- Date: Wednesday, January 16, 2008 -- 9pm
- Location: Bloomington, IN
- Kitchen: My Apartment
- Dining Companion: Matty
- Recipe Rating: D+
In retrospect it is hard to remember why I picked this recipe. I like celery root (aka celeriac) well enough, and I love other roasted root vegetables, so I suppose I figured this would have to be good. As it turns out, I was wrong. I had a whole variety of issues with this recipe. One, there was way too much oil. There was so much that it felt more like deep-frying than roasting. I love oil, but in this case the celery root pieces were sitting in pools of oil. Gross. The recipe also calls for the celery root to be roasted way too long. By the time I checked it, about a half an hour before it was supposed to be done, it was already extremely tender and a little bit shriveled (see picture). My biggest complaints though were about the flavor and texture (two small details!). This preparation of celery root had an incredibly dull flavor. A fine sea salt might have helped, or some extra virgin olive oil rather than the vegetable oil, or some other ingredients besides just oil and salt. It needed help though -- as it was, it was incredibly dull. It was also incredibly mushy. I like mushed up root vegetables (see yesterday's ode to mashed potatoes), but in this case they were extremely mushy little nuggets surrounded by a tough out shell where the surface was essentially fried for quite a long time. Not tasty. Not tasty at all. The thing that made me the most sad about this recipe is that many people out there have potentially never had celery root and could try this recipe as their first celery root experience. Then they would run screaming, and spend the rest of their lives convinced that it is a bad vegetable, and one to be avoided. So I am here to tell you it's not true. It's not a bad vegetable, it's a bad recipe.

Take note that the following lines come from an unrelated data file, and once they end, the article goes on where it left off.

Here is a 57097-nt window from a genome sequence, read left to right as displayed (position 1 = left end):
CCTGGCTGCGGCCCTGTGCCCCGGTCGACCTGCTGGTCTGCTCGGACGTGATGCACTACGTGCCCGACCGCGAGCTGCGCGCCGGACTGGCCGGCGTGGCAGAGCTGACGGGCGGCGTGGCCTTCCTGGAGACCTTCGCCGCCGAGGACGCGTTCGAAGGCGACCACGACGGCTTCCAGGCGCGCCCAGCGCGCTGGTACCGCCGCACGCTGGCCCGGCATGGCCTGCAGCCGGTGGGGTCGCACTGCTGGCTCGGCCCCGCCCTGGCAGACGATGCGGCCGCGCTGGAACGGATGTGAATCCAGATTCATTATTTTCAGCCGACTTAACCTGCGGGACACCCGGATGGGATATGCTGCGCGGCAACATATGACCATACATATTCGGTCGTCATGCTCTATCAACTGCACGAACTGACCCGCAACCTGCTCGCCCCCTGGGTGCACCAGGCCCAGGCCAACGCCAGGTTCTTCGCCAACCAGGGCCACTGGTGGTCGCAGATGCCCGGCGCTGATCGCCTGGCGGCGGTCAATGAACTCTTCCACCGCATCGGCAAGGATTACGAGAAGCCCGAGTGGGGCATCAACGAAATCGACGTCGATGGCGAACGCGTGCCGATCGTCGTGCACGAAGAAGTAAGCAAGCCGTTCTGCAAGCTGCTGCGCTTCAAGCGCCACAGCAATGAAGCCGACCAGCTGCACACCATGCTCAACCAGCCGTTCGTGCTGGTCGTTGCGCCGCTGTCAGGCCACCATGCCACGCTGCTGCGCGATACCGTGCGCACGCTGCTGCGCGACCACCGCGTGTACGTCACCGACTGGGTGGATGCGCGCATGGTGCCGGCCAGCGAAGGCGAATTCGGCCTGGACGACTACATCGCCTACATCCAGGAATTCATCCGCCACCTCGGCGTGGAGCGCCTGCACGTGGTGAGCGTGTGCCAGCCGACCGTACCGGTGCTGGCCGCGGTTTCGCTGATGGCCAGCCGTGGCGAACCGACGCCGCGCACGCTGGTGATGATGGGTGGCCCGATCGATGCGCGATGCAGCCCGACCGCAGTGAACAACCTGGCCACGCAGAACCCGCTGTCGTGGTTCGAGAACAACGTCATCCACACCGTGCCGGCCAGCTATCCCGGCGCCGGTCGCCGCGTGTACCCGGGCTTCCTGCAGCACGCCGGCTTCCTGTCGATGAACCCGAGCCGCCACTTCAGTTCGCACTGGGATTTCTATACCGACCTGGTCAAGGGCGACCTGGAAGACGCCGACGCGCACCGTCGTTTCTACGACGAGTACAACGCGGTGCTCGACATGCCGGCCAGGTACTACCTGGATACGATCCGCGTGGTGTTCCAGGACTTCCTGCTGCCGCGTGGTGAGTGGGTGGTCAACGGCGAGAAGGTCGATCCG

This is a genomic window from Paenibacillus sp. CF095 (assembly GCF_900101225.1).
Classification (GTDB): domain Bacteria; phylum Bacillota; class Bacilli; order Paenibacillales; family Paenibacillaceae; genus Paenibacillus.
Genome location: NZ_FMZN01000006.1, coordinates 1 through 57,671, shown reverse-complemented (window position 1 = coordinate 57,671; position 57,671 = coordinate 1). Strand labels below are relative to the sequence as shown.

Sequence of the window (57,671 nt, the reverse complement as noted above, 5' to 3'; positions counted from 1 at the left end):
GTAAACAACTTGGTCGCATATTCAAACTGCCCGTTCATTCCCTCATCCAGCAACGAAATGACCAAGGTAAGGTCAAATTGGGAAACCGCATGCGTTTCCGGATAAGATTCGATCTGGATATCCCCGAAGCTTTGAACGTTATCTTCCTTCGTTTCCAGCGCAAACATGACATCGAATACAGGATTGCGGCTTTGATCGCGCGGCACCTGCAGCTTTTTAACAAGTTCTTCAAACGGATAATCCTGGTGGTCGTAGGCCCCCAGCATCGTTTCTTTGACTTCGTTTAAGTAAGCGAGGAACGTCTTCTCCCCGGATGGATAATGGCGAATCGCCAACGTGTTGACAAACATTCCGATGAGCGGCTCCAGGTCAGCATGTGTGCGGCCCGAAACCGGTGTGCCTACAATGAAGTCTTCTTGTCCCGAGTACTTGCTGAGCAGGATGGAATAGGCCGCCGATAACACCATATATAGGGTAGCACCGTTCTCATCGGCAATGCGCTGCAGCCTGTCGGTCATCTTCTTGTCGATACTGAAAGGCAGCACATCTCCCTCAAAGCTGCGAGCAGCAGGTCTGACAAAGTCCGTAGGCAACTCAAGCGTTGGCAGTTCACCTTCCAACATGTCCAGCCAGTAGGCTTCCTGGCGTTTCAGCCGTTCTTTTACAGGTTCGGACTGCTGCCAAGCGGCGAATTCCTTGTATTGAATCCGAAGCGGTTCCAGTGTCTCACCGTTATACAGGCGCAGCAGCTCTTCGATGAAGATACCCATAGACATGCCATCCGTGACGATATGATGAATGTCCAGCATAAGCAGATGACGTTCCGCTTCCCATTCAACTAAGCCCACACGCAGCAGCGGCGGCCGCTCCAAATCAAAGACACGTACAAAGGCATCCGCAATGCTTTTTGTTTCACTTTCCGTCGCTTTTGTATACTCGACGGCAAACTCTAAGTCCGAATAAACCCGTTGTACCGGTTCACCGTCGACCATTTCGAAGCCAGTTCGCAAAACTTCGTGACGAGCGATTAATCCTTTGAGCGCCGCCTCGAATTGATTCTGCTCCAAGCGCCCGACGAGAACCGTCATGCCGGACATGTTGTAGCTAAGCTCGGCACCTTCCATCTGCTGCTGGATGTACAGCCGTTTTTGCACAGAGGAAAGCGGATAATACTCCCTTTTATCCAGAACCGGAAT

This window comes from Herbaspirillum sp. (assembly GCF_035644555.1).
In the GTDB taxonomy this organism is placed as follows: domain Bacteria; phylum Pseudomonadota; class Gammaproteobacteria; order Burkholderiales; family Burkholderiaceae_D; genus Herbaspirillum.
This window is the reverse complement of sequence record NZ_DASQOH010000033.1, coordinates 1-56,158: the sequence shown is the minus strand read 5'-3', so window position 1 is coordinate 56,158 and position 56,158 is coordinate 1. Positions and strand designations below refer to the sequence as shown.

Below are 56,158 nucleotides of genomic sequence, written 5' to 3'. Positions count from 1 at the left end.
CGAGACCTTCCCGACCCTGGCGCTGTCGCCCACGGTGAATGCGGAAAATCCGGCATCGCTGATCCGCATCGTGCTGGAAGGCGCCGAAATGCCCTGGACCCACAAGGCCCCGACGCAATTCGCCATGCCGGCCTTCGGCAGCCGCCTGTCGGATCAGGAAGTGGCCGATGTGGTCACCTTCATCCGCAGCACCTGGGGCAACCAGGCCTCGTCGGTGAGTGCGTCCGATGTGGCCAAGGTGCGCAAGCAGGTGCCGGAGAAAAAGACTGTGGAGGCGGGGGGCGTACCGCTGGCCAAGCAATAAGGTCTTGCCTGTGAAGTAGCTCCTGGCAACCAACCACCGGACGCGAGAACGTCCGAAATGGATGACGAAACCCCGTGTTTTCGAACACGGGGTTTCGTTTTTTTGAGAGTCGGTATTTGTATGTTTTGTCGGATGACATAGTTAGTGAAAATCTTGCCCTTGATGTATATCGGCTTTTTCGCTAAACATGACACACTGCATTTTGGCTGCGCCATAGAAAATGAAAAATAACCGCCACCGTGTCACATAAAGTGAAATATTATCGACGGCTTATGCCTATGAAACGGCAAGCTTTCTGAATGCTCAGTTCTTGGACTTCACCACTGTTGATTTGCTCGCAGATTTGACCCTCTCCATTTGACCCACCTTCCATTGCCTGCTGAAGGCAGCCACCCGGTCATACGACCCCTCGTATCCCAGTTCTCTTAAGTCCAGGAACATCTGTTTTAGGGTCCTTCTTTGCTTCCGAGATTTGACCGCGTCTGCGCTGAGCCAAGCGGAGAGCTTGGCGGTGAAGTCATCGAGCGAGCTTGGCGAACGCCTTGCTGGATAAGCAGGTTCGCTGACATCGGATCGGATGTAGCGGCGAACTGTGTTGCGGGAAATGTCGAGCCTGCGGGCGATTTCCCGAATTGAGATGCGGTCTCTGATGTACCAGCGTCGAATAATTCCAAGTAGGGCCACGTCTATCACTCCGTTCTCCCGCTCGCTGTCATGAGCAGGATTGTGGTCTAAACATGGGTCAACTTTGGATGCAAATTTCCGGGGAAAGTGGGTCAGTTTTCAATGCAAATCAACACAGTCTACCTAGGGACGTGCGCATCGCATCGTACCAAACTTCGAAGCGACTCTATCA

Here is the recipe.
It's week three of the semester, and my class is growing on me. I was told heading into the semester, by many people, that this class is not a fun one to teach. I tried to start the term with an open mind, but it was immediately clear to me why people said that. It's a much, much more applied version of calculus than what I taught last term, and for people who spend their lives doing very theoretical math (like me!), teaching the applications without any theory is a bit sad. That said, I am getting used to it. And I am getting to know my 83 students, and liking them more and more each day. There is one problem though: some of them aren't terribly respectful during class. Most of them sit there quietly, taking notes and paying attention. Some even participate when I ask questions. But a few of them just aren't well behaved. They whisper to one another during class, or arrive late, or leave early... This is a new thing for me. A couple of my students last semester whispered at the beginning of the term, but by week three they were attentive and quiet, with no action on my part. It seems that this term it won't be so easy. I'm trying to decide how I want to handle it. A few people have suggested the, "Oh (insert name of whispering student here), do you have a question?" approach. That would probably work, but I worry about that causing the descent of a bad-mood cloud over the entire classroom. I could just stop lecturing until everyone is quiet. I have done that before and it is amazingly effective. People grow extremely uncomfortable with my silence and everyone turns and stares at the offending whisperers. Again, though, I'm not so sure it's great for a positive classroom environment. Confronting people individually after class? Not really my style. I've never actually tried it though, so maybe it's worth a shot... My hope: one day they will wake up and realize that not only is it respectful to quietly pay attention during class, but they will learn better! That may be too much to hope for though...